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Showing posts from January, 2021

Women in the Catholic Church

  Women in the Catholic Church              Gerry OShea Women fared poorly in the theological writing of St. Augustine and St. Thomas Aquinas, highly influential figures in the Catholic tradition. Augustine promoted the story of an original sin happening in a paradise garden with Adam blaming Eve for leading him astray. Aquinas believed that the female foetus was really an incomplete male resulting from weak semen. Of course, they lived in past centuries and Thomas’ biological theory was debunked a long time ago, but their negative outlook on a woman’s inferior role in the church has cast a long and dark shadow. True to their muddy insights, females are still treated like second-class members in their church.   For example, at the Amazon Synod, summoned by Pope Francis in late 2019, important recommendations emerged for changes in church practices to better serve the native communities not only in Brazil but also in the neighboring countries of Peru, Venezuela and Columbia. It is

The Report on the Mother and Baby Homes

  The Report on the Mother and Baby Homes           Gerry OShea The recent official report on Mother and Baby Homes in Ireland was the third in a dismal trifecta dealing with the shocking abuse of young people in publicly-funded institutions during the sixty years after the foundation of the Irish state in 1922.   The Ryan Report in 2009 laid out in disturbing detail how boys were maltreated in sixty industrial schools throughout Ireland. The physical and sexual abuse in all these schools, run mostly by Christian Brothers, was described by Ryan as systematic and endemic. About 120,000 poor youngsters passed through these ignominious schools over the hundred years of their existence.   The Magdalene Laundries, sometimes called asylums, were founded in England in the 19 th century to provide some help for “fallen women.” They were continued in Ireland as part of the penal system in the new state after independence. Prostitutes as well as women deemed troublesome or even sexually

Trump's March on Washington

  Trump’s March on Washington            Gerry OShea If we judge intelligence as always including the ability to think through the consequences of one’s behavior before engaging in any action, then President Trump qualifies as a dunce of the first order, based on his invitation to his followers to join him on January 6 th for a “wild” event. The President was oozing a sense of grievance after the election results were declared and his opponent, former vice-president Joseph Biden, was announced as the clear victor. He got seven million more votes than the president and ended up with the same electoral college numbers as when Mr. Trump won against Hillary Clinton in 2016. His lawyers and other experts made their case for a crooked election in various states before around eighty judges, but not even one of these courts could find any example of election malfeasance. Trump’s angry refusal to accept the election results, confirmed by all these court judgements, led directly to the di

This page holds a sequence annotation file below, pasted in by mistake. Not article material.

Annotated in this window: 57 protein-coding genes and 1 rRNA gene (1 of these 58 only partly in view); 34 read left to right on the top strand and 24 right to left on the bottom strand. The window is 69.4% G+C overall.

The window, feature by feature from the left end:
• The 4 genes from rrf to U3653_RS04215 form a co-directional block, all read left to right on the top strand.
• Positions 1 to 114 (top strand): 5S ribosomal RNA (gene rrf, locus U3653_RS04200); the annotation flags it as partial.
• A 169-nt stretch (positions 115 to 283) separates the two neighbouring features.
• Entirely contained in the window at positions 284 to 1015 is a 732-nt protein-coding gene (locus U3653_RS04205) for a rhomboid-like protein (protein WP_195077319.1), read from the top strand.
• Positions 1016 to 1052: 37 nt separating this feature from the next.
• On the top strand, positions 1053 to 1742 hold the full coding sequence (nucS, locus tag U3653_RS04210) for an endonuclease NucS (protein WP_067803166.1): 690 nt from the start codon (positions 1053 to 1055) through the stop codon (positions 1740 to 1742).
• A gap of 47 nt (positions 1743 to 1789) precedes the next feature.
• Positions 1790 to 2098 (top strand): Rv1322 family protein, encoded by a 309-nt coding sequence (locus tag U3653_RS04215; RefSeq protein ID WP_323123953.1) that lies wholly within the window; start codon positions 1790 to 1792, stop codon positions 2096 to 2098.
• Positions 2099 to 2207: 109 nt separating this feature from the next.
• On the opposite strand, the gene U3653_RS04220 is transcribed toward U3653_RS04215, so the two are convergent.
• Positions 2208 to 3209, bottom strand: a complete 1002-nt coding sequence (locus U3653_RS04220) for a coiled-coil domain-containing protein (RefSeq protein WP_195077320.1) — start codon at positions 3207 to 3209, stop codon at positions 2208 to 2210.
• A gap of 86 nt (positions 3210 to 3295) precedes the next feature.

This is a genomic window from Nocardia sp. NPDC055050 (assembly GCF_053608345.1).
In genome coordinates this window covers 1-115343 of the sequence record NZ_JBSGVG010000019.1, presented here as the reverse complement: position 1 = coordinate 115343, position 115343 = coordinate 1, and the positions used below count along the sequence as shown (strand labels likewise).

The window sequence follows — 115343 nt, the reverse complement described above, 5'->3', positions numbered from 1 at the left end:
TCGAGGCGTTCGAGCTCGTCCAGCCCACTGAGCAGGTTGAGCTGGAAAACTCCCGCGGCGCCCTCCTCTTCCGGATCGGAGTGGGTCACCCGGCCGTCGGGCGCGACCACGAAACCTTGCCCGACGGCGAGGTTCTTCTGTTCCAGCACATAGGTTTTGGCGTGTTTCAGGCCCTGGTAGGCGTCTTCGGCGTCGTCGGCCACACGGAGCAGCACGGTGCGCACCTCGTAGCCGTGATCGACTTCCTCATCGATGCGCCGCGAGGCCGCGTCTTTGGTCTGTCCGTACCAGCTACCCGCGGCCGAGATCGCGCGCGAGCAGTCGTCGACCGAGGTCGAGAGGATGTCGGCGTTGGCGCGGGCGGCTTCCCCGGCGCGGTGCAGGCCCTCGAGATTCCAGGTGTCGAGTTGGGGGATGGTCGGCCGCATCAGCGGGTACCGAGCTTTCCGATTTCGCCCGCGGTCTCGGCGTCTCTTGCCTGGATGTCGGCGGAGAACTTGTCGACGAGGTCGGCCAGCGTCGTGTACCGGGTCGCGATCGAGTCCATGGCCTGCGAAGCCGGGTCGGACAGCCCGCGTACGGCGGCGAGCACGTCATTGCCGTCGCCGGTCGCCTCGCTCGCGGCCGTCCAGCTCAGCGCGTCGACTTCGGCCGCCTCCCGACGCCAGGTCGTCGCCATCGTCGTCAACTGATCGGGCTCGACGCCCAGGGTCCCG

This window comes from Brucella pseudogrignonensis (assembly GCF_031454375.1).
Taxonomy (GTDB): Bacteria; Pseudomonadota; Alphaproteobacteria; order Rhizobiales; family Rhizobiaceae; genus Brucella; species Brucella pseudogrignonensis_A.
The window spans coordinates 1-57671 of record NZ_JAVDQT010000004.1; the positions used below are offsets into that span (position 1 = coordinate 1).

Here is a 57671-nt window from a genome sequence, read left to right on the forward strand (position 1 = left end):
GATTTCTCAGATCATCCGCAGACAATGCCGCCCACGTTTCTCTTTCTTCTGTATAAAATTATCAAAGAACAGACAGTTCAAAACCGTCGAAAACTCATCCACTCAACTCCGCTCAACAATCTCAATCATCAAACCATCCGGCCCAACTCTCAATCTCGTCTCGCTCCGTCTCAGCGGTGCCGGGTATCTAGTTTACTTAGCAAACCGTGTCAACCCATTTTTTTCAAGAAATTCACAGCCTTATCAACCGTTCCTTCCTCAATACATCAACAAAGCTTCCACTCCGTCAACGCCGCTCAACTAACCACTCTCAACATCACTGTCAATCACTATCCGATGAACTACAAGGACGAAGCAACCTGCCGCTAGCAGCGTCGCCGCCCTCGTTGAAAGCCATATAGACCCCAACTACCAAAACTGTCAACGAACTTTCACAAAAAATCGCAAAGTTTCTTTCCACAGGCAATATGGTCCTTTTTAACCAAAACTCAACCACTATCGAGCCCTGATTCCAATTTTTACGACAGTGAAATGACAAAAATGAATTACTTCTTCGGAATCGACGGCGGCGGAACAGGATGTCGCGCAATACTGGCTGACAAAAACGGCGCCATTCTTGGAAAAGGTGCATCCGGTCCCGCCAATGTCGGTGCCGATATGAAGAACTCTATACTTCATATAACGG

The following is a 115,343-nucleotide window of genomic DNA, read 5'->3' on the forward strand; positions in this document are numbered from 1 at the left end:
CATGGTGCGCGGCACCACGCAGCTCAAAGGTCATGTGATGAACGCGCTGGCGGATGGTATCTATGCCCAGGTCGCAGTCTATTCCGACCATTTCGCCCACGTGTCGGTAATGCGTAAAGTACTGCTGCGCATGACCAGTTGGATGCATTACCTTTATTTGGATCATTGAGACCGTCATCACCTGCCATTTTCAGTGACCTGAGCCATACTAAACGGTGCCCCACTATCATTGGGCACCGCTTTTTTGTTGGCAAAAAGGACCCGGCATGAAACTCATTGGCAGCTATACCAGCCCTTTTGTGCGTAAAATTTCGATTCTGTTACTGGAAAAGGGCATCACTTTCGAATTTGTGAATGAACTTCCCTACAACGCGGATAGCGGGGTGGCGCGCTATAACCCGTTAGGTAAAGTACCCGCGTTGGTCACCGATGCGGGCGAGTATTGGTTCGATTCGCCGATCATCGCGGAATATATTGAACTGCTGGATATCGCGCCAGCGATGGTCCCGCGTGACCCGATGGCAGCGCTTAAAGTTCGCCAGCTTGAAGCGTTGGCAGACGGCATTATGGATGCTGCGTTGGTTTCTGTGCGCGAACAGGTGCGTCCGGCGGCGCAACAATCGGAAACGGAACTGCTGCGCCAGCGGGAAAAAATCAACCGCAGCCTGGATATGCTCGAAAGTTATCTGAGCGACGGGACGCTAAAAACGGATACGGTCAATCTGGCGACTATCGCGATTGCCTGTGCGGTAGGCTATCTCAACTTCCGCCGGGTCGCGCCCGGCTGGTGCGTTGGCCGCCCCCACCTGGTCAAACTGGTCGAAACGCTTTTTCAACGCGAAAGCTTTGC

The War of Independence in Cork in 1920

  The War of Independence in Cork 100 Years Ago              Gerry OShea Great Britain, clear victors in the First World War and controlling the biggest colonial empire in the world, faced a major challenge to its authority a hundred years ago, in the final months of 1920. The Irish War of Independence was in progress and three events that happened as part of that conflagration rattled the British Empire, and all of them were related to the insurgency in the city and county of Cork. Munster was identified by the top leaders of the Irish Republican Army (IRA) as an active war zone where “ most of the fighting was done ” in the words of the popular ballad, The Black and Tan Gun. Between January 1917 and December 1921 political violence claimed 2141 lives in Ireland with more than half coming from the province of Munster. There were 495 deaths in Cork, 152 in Tipperary, 136 in Kerry, 121 in Limerick, 95 in Clare and 36 in Waterford. In Cork, 450 men have been identified as active I

Conspiracy Thinking in American Politics

  Conspiracy Thinking in American Politics                Gerry OShea It is hard to believe that one-third of Republican voters believe the raving QAnon narrative which preaches that President Trump is battling a global network of satanic child sex traffickers with connections to the Clintons, George Soros and the Rotschilds. That is about 25 million Americans walking around with some version of these crazy ideas, clear in their minds that the despised media won’t even cover the abusive traffickers, who in America are mollycoddled by Democrats. A series of polls since the November election reveal that no less than 70% of Republicans – around 56 million citizens - agree with President Trump that the declared election results are fraudulent, that he, not Joe Biden, won on November 3rd. The Trump campaign went to ninety courts in various states to argue their belief about twisted corrupt elections. They lost in all cases, with a number of judges commenting on the lack of any evidence